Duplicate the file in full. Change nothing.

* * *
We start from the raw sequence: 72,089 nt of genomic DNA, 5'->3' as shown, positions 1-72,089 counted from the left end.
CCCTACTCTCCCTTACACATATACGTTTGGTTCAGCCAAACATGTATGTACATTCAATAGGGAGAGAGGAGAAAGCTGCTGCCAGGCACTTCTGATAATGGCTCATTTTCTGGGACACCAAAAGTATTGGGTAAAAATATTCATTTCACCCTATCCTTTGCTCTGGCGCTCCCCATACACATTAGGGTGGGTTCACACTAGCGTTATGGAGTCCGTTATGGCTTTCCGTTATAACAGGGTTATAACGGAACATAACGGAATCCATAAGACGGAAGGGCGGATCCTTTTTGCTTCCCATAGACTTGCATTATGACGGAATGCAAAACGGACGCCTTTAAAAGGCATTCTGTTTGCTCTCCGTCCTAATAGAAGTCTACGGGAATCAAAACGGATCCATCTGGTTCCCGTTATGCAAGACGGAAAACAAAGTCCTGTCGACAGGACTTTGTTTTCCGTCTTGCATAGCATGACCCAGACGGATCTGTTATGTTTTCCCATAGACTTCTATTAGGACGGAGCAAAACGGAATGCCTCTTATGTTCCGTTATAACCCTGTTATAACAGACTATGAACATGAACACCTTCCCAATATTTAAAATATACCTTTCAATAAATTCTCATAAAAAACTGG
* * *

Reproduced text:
We start from the raw sequence: 72,089 nt of genomic DNA, 5'->3' as shown, positions 1-72,089 counted from the left end.
CCCTACTCTCCCTTACACATATACGTTTGGTTCAGCCAAACATGTATGTACATTCAATAGGGAGAGAGGAGAAAGCTGCTGCCAGGCACTTCTGATAATGGCTCATTTTCTGGGACACCAAAAGTATTGGGTAAAAATATTCATTTCACCCTATCCTTTGCTCTGGCGCTCCCCATACACATTAGGGTGGGTTCACACTAGCGTTATGGAGTCCGTTATGGCTTTCCGTTATAACAGGGTTATAACGGAACATAACGGAATCCATAAGACGGAAGGGCGGATCCTTTTTGCTTCCCATAGACTTGCATTATGACGGAATGCAAAACGGACGCCTTTAAAAGGCATTCTGTTTGCTCTCCGTCCTAATAGAAGTCTACGGGAATCAAAACGGATCCATCTGGTTCCCGTTATGCAAGACGGAAAACAAAGTCCTGTCGACAGGACTTTGTTTTCCGTCTTGCATAGCATGACCCAGACGGATCTGTTATGTTTTCCCATAGACTTCTATTAGGACGGAGCAAAACGGAATGCCTCTTATGTTCCGTTATAACCCTGTTATAACAGACTATGAACATGAACACCTTCCCAATATTTAAAATATACCTTTCAATAAATTCTCATAAAAAACTGG